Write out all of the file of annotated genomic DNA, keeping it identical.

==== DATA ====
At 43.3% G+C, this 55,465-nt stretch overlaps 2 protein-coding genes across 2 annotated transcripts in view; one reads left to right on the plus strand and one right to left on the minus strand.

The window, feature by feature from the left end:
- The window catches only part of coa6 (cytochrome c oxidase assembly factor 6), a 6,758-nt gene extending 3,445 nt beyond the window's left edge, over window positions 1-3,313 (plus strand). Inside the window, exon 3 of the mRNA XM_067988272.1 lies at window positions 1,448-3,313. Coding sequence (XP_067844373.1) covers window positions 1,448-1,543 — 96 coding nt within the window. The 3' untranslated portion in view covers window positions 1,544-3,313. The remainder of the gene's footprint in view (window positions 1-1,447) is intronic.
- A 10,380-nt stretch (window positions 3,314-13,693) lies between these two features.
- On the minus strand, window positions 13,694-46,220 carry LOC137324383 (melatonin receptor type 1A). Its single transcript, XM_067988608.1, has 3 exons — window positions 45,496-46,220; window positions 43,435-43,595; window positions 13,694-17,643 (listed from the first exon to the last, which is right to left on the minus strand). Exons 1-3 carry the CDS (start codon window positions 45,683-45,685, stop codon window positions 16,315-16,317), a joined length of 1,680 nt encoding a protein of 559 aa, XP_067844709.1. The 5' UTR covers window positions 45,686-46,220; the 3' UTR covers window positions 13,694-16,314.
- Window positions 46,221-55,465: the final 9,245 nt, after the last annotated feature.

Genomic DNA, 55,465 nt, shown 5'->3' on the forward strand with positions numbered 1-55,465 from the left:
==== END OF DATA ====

At 43.3% G+C, this 55,465-nt stretch overlaps 2 protein-coding genes across 2 annotated transcripts in view; one reads left to right on the plus strand and one right to left on the minus strand.

The window, feature by feature from the left end:
- The window catches only part of coa6 (cytochrome c oxidase assembly factor 6), a 6,758-nt gene extending 3,445 nt beyond the window's left edge, over window positions 1-3,313 (plus strand). Inside the window, exon 3 of the mRNA XM_067988272.1 lies at window positions 1,448-3,313. Coding sequence (XP_067844373.1) covers window positions 1,448-1,543 — 96 coding nt within the window. The 3' untranslated portion in view covers window positions 1,544-3,313. The remainder of the gene's footprint in view (window positions 1-1,447) is intronic.
- A 10,380-nt stretch (window positions 3,314-13,693) lies between these two features.
- On the minus strand, window positions 13,694-46,220 carry LOC137324383 (melatonin receptor type 1A). Its single transcript, XM_067988608.1, has 3 exons — window positions 45,496-46,220; window positions 43,435-43,595; window positions 13,694-17,643 (listed from the first exon to the last, which is right to left on the minus strand). Exons 1-3 carry the CDS (start codon window positions 45,683-45,685, stop codon window positions 16,315-16,317), a joined length of 1,680 nt encoding a protein of 559 aa, XP_067844709.1. The 5' UTR covers window positions 45,686-46,220; the 3' UTR covers window positions 13,694-16,314.
- Window positions 46,221-55,465: the final 9,245 nt, after the last annotated feature.

Genomic DNA, 55,465 nt, shown 5'->3' on the forward strand with positions numbered 1-55,465 from the left: